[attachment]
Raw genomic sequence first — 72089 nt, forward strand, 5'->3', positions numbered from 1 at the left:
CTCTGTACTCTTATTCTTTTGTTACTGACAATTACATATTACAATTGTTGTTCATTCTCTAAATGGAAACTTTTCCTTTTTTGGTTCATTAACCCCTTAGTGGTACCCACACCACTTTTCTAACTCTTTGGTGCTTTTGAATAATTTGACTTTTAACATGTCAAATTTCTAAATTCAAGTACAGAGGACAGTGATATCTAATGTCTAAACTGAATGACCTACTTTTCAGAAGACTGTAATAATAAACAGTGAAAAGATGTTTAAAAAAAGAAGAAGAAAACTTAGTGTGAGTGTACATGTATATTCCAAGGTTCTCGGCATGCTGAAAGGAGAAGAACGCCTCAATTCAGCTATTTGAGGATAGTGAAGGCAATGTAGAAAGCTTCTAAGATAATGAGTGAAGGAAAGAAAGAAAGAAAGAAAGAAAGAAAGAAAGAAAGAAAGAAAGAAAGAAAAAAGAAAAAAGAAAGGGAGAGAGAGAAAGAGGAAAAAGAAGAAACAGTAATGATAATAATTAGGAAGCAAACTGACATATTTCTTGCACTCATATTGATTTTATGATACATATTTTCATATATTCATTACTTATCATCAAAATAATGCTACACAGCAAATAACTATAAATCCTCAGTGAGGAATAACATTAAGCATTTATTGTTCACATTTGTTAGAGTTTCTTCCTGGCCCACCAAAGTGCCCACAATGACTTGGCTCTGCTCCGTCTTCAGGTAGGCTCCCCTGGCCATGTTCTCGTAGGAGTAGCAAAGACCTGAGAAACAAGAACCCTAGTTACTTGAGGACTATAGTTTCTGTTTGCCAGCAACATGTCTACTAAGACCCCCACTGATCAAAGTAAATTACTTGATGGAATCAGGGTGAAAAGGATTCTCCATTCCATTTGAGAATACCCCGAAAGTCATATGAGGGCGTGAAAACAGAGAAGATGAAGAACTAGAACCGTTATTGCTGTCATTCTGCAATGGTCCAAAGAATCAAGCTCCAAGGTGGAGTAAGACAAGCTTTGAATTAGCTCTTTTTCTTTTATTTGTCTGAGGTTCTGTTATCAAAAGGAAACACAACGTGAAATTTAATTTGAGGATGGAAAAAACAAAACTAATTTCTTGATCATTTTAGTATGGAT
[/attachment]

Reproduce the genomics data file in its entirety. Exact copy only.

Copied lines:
Raw genomic sequence first — 72089 nt, forward strand, 5'->3', positions numbered from 1 at the left:
CTCTGTACTCTTATTCTTTTGTTACTGACAATTACATATTACAATTGTTGTTCATTCTCTAAATGGAAACTTTTCCTTTTTTGGTTCATTAACCCCTTAGTGGTACCCACACCACTTTTCTAACTCTTTGGTGCTTTTGAATAATTTGACTTTTAACATGTCAAATTTCTAAATTCAAGTACAGAGGACAGTGATATCTAATGTCTAAACTGAATGACCTACTTTTCAGAAGACTGTAATAATAAACAGTGAAAAGATGTTTAAAAAAAGAAGAAGAAAACTTAGTGTGAGTGTACATGTATATTCCAAGGTTCTCGGCATGCTGAAAGGAGAAGAACGCCTCAATTCAGCTATTTGAGGATAGTGAAGGCAATGTAGAAAGCTTCTAAGATAATGAGTGAAGGAAAGAAAGAAAGAAAGAAAGAAAGAAAGAAAGAAAGAAAGAAAGAAAGAAAAAAGAAAAAAGAAAGGGAGAGAGAGAAAGAGGAAAAAGAAGAAACAGTAATGATAATAATTAGGAAGCAAACTGACATATTTCTTGCACTCATATTGATTTTATGATACATATTTTCATATATTCATTACTTATCATCAAAATAATGCTACACAGCAAATAACTATAAATCCTCAGTGAGGAATAACATTAAGCATTTATTGTTCACATTTGTTAGAGTTTCTTCCTGGCCCACCAAAGTGCCCACAATGACTTGGCTCTGCTCCGTCTTCAGGTAGGCTCCCCTGGCCATGTTCTCGTAGGAGTAGCAAAGACCTGAGAAACAAGAACCCTAGTTACTTGAGGACTATAGTTTCTGTTTGCCAGCAACATGTCTACTAAGACCCCCACTGATCAAAGTAAATTACTTGATGGAATCAGGGTGAAAAGGATTCTCCATTCCATTTGAGAATACCCCGAAAGTCATATGAGGGCGTGAAAACAGAGAAGATGAAGAACTAGAACCGTTATTGCTGTCATTCTGCAATGGTCCAAAGAATCAAGCTCCAAGGTGGAGTAAGACAAGCTTTGAATTAGCTCTTTTTCTTTTATTTGTCTGAGGTTCTGTTATCAAAAGGAAACACAACGTGAAATTTAATTTGAGGATGGAAAAAACAAAACTAATTTCTTGATCATTTTAGTATGGAT